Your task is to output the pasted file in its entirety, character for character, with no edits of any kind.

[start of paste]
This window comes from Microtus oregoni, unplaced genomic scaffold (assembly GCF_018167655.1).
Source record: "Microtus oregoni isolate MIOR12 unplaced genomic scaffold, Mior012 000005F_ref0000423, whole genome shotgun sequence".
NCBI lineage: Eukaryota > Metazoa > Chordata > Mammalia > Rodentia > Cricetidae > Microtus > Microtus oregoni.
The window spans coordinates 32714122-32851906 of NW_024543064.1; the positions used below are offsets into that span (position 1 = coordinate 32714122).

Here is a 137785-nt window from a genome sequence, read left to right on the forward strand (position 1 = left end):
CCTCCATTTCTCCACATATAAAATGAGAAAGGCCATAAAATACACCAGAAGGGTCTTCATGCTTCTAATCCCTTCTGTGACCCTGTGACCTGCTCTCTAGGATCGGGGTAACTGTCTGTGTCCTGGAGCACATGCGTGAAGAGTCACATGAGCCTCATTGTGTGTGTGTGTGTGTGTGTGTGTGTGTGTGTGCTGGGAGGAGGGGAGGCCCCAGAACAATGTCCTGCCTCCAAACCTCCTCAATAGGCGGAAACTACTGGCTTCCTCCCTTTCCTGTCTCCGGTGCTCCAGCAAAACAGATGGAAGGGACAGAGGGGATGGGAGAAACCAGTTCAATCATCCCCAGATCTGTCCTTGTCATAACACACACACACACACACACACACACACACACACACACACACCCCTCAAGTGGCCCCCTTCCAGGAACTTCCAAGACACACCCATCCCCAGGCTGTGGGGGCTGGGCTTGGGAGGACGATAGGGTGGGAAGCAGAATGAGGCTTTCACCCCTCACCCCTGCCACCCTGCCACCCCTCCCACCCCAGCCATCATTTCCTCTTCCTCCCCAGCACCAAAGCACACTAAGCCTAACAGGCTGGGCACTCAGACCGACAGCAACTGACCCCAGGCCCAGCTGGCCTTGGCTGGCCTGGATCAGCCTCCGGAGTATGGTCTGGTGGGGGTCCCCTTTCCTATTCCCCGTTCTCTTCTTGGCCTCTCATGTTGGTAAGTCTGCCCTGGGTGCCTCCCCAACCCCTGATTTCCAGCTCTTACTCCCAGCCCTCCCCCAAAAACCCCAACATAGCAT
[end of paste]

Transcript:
This window comes from Microtus oregoni, unplaced genomic scaffold (assembly GCF_018167655.1).
Source record: "Microtus oregoni isolate MIOR12 unplaced genomic scaffold, Mior012 000005F_ref0000423, whole genome shotgun sequence".
NCBI lineage: Eukaryota > Metazoa > Chordata > Mammalia > Rodentia > Cricetidae > Microtus > Microtus oregoni.
The window spans coordinates 32714122-32851906 of NW_024543064.1; the positions used below are offsets into that span (position 1 = coordinate 32714122).

Here is a 137785-nt window from a genome sequence, read left to right on the forward strand (position 1 = left end):
CCTCCATTTCTCCACATATAAAATGAGAAAGGCCATAAAATACACCAGAAGGGTCTTCATGCTTCTAATCCCTTCTGTGACCCTGTGACCTGCTCTCTAGGATCGGGGTAACTGTCTGTGTCCTGGAGCACATGCGTGAAGAGTCACATGAGCCTCATTGTGTGTGTGTGTGTGTGTGTGTGTGTGTGTGTGCTGGGAGGAGGGGAGGCCCCAGAACAATGTCCTGCCTCCAAACCTCCTCAATAGGCGGAAACTACTGGCTTCCTCCCTTTCCTGTCTCCGGTGCTCCAGCAAAACAGATGGAAGGGACAGAGGGGATGGGAGAAACCAGTTCAATCATCCCCAGATCTGTCCTTGTCATAACACACACACACACACACACACACACACACACACACACACACCCCTCAAGTGGCCCCCTTCCAGGAACTTCCAAGACACACCCATCCCCAGGCTGTGGGGGCTGGGCTTGGGAGGACGATAGGGTGGGAAGCAGAATGAGGCTTTCACCCCTCACCCCTGCCACCCTGCCACCCCTCCCACCCCAGCCATCATTTCCTCTTCCTCCCCAGCACCAAAGCACACTAAGCCTAACAGGCTGGGCACTCAGACCGACAGCAACTGACCCCAGGCCCAGCTGGCCTTGGCTGGCCTGGATCAGCCTCCGGAGTATGGTCTGGTGGGGGTCCCCTTTCCTATTCCCCGTTCTCTTCTTGGCCTCTCATGTTGGTAAGTCTGCCCTGGGTGCCTCCCCAACCCCTGATTTCCAGCTCTTACTCCCAGCCCTCCCCCAAAAACCCCAACATAGCAT